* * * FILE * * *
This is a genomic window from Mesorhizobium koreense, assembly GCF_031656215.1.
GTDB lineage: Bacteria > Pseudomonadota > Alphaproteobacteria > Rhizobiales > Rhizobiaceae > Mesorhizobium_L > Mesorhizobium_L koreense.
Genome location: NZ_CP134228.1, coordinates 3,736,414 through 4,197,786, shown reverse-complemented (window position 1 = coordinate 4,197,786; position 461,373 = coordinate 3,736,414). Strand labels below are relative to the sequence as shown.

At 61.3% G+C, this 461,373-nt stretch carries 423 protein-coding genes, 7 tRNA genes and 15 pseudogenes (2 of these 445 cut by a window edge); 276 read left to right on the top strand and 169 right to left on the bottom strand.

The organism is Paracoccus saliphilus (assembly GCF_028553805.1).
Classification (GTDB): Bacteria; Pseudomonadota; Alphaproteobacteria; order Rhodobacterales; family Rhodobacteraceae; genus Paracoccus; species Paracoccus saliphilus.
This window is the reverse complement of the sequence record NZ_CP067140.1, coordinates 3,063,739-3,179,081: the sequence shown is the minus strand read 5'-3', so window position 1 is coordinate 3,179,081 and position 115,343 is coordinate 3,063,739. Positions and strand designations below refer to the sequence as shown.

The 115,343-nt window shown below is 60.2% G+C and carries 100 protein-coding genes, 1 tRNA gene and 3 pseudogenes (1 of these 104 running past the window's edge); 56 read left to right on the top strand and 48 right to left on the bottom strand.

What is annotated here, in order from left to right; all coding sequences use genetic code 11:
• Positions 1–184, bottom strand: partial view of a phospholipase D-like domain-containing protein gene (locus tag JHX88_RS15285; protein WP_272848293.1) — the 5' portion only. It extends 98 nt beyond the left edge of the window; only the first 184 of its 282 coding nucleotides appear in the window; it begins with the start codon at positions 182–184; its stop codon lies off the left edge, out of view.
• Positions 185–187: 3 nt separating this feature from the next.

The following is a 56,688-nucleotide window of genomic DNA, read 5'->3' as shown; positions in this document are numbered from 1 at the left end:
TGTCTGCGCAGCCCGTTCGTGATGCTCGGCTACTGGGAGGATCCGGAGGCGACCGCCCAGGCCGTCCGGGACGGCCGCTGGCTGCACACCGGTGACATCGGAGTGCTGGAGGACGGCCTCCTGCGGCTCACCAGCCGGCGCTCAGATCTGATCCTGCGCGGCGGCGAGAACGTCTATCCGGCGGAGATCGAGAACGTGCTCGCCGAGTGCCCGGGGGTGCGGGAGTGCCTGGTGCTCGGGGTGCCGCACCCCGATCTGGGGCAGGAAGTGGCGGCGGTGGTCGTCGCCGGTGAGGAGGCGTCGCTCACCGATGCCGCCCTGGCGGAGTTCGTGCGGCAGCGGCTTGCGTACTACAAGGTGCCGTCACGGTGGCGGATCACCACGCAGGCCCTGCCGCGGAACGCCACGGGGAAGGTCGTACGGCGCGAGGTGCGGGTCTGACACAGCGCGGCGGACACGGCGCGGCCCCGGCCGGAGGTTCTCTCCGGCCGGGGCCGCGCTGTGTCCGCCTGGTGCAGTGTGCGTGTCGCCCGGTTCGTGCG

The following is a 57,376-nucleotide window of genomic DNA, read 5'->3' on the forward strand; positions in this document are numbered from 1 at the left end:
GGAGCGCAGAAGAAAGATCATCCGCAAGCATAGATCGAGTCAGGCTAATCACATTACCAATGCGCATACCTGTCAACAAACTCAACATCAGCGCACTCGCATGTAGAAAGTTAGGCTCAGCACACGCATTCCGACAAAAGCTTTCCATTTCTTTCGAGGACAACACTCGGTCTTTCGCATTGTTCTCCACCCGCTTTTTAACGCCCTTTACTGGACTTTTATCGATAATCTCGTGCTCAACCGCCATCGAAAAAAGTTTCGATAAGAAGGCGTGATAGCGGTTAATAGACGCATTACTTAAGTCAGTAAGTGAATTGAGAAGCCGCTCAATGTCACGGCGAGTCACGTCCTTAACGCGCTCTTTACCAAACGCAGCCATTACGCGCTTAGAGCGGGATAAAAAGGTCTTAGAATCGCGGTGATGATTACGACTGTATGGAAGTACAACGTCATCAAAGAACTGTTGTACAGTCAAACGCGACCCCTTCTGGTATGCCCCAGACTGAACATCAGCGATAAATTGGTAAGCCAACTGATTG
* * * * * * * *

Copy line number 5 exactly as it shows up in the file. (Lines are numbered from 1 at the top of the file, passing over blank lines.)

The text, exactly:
The organism is Paracoccus saliphilus (assembly GCF_028553805.1).